Simulating Deep Well Conditions
Industry: Oil & Gas
INTRODUCTIONExtreme pressure under the earth affects drilling tools and electronics, so manufacturers of drilling equipment need to test these effects prior to their use in the field to prevent costly accidents. To verify, it is helpful to simulate deep well conditions and subject new tool designs to pressure levels found under the earth's crust.
SOLUTION The Challenge: The customer's current solution was to manually simulate high pressures in the well to test the equipment. The manual system exposes technicians to high pressure, places technicians at risk, without separation between them and the sources of high pressure. To solve this problem, the client desired to upgrade the control system so that operators can run tests remotely, safely and efficiently. Optimation's Solution: Optimation's solution involved turnkey layout and fabrication of a new valve, panel and control system. The system was fabricated in a cargo container and completely constructed and commissioned in Optimation's shop in Rochester, NY. Upon verification of the control software the system will be installed and commissioned at the client's facility. System Architecture: National Instruments' cRIO is the core of the test system. FPGA and a real time interface gives operators high speed interlocks (which prevent the mixing of different test substances). In addition, if Windows shuts down, the system can still control itself because cRIO is still operating. The new system gives operators a “heads up” display, and in manual mode they can click on valves, and select pump setpoints to create various test conditions. Automatic mode allows operators to run preprogrammed recipes created by engineering. The recipe then controls pump set points and valve positions in a pre-set manner.Recipe configuration software, designed by Optimation, was developed as a standalone application running in the office environment. This software supports the set up and storage of the various recipe steps. Another advanced feature in the recipe generation software is for safety. It allows the engineer or technician to build a recipe at his desk and simulate it before running an actual test, ensuring that each recipe is correct before actual use. Once the recipe is created, it can be stored and then run on the actual system. In the software, there is one main screen that shows the camera view, a chart of the data, a process flow diagram (that allows you to click on valves and setpoints), and a recipe area which allows you to load and run recipes when in automatic mode. Data can be acquired at multiple rates up to 100 Hz and as low as .1 Hz. The operator has the ability to view the data in digital form on the process, and can also watch trends in a graphical format. Hardware Design: The test system is capable of pressuring test articles up to 30,000 psi. Automatic valves allow the user or a recipe to set flowpaths on the test system. High pressure metering valves are controlled via stepper motors to give the system automatic bleed control. Any of the six channels can be bled independently. The entire system was built in a container in Optimation's shop, allowing for easy delivery as a package to the client's site. Optimation designed the container layout for easy access to all equipment. A control panel communicates via Ethernet with the control console. A new inertion system controls the flow of nitrogen to the client's downstream chamber. The throttling valve, controls, piping and oxygen analyzer in the chamber are hooked up to the control panel, which controls the flow of nitrogen in the system. Control is based on percentage of O2 in the chamber as measured by the client's analyzer. The control room is isolated from the test area with a thick metal plate, protecting technicians from high pressure exposure. In addition to data monitoring, technicians can view actual test conditions with the IP cameras. All control and data acquisition is via Ethernet, keeping the technicians completely out of harm's way when the tests are running. Various systems at the client's site are standardizing on the same architectural design. Cross-training of technicians from one system to another is envisioned for the future.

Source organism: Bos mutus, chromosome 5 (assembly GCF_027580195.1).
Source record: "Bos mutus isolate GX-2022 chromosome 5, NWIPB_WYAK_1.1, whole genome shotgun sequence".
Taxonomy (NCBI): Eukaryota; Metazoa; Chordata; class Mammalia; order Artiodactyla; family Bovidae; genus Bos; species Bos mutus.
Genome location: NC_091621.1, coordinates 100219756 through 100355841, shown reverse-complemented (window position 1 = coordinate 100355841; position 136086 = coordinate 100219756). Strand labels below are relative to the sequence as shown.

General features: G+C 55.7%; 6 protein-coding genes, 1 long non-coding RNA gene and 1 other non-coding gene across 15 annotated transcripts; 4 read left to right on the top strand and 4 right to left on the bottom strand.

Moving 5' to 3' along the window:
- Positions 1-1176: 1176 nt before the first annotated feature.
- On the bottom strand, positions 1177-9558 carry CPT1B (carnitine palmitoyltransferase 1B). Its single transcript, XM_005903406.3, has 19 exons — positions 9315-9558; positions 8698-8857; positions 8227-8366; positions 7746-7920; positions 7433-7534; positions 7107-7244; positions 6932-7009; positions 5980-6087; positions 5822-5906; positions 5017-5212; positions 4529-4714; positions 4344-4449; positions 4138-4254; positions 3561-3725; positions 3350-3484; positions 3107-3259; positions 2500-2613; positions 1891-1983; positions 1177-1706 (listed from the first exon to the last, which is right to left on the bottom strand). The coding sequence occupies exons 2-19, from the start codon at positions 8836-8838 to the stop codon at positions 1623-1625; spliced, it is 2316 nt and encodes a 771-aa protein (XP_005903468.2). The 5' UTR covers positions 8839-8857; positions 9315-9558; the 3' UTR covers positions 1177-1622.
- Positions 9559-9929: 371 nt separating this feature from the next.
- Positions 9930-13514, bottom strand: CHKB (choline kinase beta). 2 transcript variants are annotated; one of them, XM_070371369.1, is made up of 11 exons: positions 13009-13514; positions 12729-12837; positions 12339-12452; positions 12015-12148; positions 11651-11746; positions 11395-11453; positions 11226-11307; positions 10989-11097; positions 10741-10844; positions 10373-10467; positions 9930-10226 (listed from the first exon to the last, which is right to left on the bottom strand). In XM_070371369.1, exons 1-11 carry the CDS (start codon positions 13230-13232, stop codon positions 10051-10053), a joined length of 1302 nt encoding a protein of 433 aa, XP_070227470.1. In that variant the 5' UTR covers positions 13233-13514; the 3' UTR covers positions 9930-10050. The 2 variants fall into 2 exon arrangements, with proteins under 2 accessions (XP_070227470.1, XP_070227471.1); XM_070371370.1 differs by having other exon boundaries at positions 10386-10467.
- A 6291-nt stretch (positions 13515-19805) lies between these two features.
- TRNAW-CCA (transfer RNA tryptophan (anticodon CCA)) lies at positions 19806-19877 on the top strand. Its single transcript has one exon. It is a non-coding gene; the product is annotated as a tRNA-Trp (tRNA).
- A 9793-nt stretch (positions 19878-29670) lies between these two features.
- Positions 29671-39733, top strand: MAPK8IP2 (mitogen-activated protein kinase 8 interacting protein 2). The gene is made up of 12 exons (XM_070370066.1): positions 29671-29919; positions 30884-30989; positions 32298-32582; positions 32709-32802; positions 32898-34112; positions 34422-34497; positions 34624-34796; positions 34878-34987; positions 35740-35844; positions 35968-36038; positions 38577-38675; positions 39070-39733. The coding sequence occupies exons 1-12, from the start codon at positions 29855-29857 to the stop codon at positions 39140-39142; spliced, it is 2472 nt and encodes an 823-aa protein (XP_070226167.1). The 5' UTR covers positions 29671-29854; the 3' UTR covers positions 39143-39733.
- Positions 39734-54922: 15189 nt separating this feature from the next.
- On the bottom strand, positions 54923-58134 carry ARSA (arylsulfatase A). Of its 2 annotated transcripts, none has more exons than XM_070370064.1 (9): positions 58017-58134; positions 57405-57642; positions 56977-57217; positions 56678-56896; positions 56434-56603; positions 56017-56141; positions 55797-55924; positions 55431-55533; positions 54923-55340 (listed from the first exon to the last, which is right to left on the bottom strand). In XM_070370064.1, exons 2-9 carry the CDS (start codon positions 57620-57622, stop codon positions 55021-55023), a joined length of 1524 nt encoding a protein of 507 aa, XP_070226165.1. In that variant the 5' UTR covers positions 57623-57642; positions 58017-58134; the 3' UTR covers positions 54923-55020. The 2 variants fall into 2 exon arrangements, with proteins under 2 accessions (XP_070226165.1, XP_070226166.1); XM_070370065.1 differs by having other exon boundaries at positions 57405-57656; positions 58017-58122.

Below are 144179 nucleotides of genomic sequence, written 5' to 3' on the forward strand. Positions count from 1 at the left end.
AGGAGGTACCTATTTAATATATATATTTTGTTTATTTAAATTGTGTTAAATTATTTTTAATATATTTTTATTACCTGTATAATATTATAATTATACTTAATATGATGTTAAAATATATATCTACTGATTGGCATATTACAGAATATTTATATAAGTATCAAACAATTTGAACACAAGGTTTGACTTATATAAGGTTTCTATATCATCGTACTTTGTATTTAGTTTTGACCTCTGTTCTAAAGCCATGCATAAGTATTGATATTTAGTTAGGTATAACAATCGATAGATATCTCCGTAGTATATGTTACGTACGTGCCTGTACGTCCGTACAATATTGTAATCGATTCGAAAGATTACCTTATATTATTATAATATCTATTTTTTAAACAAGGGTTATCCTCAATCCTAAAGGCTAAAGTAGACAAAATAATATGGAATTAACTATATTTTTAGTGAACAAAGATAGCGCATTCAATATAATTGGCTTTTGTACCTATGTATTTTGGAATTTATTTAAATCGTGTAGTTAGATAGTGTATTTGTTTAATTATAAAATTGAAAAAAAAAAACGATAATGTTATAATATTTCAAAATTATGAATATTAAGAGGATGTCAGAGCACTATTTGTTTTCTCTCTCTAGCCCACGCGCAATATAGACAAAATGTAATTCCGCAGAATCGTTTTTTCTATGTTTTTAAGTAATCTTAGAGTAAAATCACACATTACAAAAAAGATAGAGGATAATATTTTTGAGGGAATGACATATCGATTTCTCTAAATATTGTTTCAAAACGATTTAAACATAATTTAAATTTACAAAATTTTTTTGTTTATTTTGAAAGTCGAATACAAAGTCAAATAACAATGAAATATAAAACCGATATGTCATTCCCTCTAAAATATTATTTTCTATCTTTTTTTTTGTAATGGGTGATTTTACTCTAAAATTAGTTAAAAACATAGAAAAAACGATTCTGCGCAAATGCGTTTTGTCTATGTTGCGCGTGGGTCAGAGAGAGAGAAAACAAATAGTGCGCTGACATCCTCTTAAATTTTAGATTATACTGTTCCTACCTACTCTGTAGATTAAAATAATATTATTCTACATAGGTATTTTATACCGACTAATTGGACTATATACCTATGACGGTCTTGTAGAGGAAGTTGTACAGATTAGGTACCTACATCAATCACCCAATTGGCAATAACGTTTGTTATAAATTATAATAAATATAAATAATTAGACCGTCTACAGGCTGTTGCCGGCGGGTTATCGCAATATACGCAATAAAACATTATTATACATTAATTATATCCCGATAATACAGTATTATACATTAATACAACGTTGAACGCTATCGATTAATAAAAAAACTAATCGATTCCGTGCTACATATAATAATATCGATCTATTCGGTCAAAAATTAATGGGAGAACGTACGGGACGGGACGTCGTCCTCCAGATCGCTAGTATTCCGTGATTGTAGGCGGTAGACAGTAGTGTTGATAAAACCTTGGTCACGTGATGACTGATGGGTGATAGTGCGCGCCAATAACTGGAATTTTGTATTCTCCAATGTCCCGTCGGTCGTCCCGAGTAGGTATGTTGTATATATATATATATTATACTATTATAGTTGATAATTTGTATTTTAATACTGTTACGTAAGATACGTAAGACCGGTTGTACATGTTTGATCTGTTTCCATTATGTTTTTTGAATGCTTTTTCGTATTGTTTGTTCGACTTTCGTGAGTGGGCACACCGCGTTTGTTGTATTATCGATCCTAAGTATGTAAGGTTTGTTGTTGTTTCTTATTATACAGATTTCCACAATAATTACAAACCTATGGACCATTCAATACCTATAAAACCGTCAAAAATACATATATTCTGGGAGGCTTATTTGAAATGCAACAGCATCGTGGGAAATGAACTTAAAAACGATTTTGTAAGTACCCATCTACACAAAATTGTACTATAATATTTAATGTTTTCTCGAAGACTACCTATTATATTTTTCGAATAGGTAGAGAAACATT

RESULTSIn addition to the safety enhancements, style meets function with automatically run recipes, cRIO-based architecture, computer-based process monitoring, and dynamically controlled web cameras.
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